Friday, September 20, 2013

The TOUR Championship 2013

 I once again this week had the privilege of volunteering for The TOUR Championship presented by Coca-Cola at East Lake Golf Club in Atlanta.  The hospitality shown by Ralph Kepple, CGCS and his staff, including assistants Kyle Johnson and Shaune Achurch was great.  They genuinely enjoy having the volunteers around and are more than willing to answer any question thrown their way.

This year was my fourth year volunteering and it was made even better by my good friend Gary Weller of Council Fire Golf Club, who I worked for for several years, join me in the fun.  Everyone works hard but we still have a great time. 
I have always loved being on a golf course early in the morning when the sun is rising and being at East Lake early is no different.  Everything is so well maintained and manicured, it is just amazing to see in person.

 Here is an early morning shot of the bunker raking crew getting a tutorial on how to properly rake bunkers the way the Tour officials want them done.

Great pains are taken to get the bunkers just right with some of them raked several times so that you don't hear the dreaded, "RERAKE ON HOLE #12" come over the radio.

In the afternoons the bunkers are watered down and packed with a squeegee roller to make sure they are firm and consistent.  The caddies at East Lake take care of the bunkers during the tournament and they did a fantastic job of making sure the bunkers could pass the test of the world's best golfers.

One of the best parts of volunteering at East Lake, besides getting to eat Allen Weed's gourmet hamburgers, is the new people you get to meet.  I had the pleasure of working with Billy Bagwell of Callawassie Island Club in Okatie, SC for both days.  Billy (in hat) is talking with a gentlemen from the Turfgrass Department of The University of Georgia as he is taking firmness readings of the green. 

Of course Tour players like the greens to be firm and fast so they can sink those 30+ foot putts.  One of the determining factors in how well the greens perform for the players is the amount of moisture in the greens surface.  Too much moisture and the greens become soft and slow, too little moisture and they turn into bricks and even the best golfer can't stop a shot on them.  To the right Assistant in Training Ben Thompson is checking the moisture of the greens with the TDR 300 moisture meter.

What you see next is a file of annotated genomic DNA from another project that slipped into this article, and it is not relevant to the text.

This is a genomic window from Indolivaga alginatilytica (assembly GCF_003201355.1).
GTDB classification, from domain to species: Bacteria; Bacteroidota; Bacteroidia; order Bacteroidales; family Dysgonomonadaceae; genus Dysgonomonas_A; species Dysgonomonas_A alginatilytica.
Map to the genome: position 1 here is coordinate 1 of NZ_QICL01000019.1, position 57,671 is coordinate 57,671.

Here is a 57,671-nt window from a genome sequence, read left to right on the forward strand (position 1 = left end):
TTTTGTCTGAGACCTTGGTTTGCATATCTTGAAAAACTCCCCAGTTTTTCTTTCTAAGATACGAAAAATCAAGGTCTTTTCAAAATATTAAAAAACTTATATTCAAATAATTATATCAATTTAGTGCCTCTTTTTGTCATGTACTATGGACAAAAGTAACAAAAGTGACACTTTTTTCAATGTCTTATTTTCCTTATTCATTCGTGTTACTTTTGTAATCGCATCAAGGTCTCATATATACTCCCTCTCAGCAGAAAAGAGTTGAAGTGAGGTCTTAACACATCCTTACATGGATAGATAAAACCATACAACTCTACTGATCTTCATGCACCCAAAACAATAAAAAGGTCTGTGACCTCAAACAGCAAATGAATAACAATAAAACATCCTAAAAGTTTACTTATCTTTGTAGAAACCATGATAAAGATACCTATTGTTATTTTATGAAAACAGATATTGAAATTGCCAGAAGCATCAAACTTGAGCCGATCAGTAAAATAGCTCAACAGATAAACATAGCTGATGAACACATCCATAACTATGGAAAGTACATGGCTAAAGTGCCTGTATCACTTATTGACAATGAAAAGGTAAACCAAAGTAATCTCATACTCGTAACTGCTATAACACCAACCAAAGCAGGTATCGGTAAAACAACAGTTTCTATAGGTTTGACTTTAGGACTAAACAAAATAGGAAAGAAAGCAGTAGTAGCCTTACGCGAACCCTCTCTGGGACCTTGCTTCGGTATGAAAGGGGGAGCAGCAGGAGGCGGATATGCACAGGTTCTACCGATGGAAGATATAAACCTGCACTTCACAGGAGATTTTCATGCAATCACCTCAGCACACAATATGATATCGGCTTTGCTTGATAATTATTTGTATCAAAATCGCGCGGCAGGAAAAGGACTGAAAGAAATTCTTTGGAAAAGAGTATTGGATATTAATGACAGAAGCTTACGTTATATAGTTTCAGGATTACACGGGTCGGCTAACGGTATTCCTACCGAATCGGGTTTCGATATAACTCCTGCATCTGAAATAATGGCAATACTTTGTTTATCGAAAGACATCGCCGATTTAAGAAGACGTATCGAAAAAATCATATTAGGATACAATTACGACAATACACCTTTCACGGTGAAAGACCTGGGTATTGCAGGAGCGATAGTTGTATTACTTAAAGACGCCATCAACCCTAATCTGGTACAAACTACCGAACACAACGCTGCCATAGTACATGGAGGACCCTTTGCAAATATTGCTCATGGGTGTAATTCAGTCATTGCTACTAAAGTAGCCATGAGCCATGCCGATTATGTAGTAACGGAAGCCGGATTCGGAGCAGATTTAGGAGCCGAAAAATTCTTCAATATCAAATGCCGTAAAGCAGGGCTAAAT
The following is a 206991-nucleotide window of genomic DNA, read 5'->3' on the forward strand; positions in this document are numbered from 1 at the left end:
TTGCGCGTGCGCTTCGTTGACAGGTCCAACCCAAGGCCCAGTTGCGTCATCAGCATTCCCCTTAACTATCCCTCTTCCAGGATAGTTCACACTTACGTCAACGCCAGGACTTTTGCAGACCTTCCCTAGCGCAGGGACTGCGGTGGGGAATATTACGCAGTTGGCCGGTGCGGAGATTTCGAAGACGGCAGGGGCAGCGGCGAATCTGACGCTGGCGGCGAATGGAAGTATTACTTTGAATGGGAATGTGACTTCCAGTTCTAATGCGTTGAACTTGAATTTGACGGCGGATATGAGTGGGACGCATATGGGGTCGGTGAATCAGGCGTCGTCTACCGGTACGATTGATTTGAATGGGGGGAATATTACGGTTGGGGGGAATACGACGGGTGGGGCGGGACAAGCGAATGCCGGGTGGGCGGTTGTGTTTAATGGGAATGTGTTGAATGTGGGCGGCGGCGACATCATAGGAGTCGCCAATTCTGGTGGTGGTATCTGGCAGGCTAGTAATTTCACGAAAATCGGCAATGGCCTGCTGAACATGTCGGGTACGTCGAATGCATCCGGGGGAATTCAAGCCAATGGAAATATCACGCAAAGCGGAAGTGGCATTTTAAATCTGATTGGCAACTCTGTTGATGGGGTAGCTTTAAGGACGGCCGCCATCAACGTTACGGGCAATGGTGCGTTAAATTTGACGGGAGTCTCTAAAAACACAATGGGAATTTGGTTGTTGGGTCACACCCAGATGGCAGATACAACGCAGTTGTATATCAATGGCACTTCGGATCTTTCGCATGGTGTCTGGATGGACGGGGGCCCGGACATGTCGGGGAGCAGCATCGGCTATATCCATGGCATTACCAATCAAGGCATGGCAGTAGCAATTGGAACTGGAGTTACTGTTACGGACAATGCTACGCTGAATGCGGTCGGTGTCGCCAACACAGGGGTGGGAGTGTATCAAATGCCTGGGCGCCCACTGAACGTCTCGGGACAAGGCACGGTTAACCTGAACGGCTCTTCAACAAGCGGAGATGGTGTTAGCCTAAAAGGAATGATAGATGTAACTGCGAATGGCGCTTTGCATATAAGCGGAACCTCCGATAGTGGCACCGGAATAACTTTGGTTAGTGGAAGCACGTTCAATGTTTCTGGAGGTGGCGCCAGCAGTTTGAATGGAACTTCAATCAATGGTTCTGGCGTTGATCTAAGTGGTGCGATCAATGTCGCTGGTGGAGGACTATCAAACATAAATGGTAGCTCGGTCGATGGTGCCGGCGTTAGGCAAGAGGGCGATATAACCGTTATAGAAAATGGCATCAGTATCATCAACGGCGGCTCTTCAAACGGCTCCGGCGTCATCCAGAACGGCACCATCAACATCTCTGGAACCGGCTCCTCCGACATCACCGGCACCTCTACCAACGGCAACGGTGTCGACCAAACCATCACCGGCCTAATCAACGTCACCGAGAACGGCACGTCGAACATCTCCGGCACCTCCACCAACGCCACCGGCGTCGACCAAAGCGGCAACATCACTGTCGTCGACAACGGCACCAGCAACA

The desired amount of moisture in the greens varied from day to day depending on the weather forecasted and what the tournament officials wanted.  Based on the desired reading Ben used different numbers of marking flags to pin point areas on the greens which needed additional water.  With this marking technique, which we are going to incorporate into our process, only the areas that need water get it.

After Ben had checked all of the green and flagged it so he wouldn't have to remember exactly which area of the green needed how much water he went through and watered only those areas for only a specific amount of time.

End result...firm, fast, beautiful greens.  Not all thanks to Ben's handy work but he did his part.

The afternoon cleanup of the golf course consisted of mowing the fairways and walkways as well as rolling the greens.  The fairway mowers are set with a slow forward speed to increase the clip rate giving the zoysia fairways a super tight cut.  Line them up and let them eat.

This is a close up picture of some of the turfgrass mowed at East Lake.  If you think it is a picture of a putting surface you would be incorrect.  This is the fine cut of the fairway grass following the afternoon cut.   So sweet!!!

I loved this shot of the head equipment technician setting the heights and contact on all the greens, tees, and approach mowers during the mid morning break.  Looked like a row of soldiers all lined up getting their marching orders for the next day.

At a golf club like East Lake it is all about the fine details of the property.  Although the turfgrass gets most of the glory on the course I was very impressed with the landscaping and the attention to detail in the out of the way areas.  No stone is left unturned and no bed is left unmulched to produce the championship product.  Details. Details. Details.

I got a good laugh out of the distance the marketing people went to brand everything on the course with the Coke logo. After all the tournament is presented by Coca-Cola.

My last job for this year at East Lake was to put, what I think are some of the coolest tee markers in golf today, out.  What better way to brand the tournament than with these great tee markers.
Thanks again to the East Lake Agronomy Staff!!!
See you next year!!!

No comments:

Post a Comment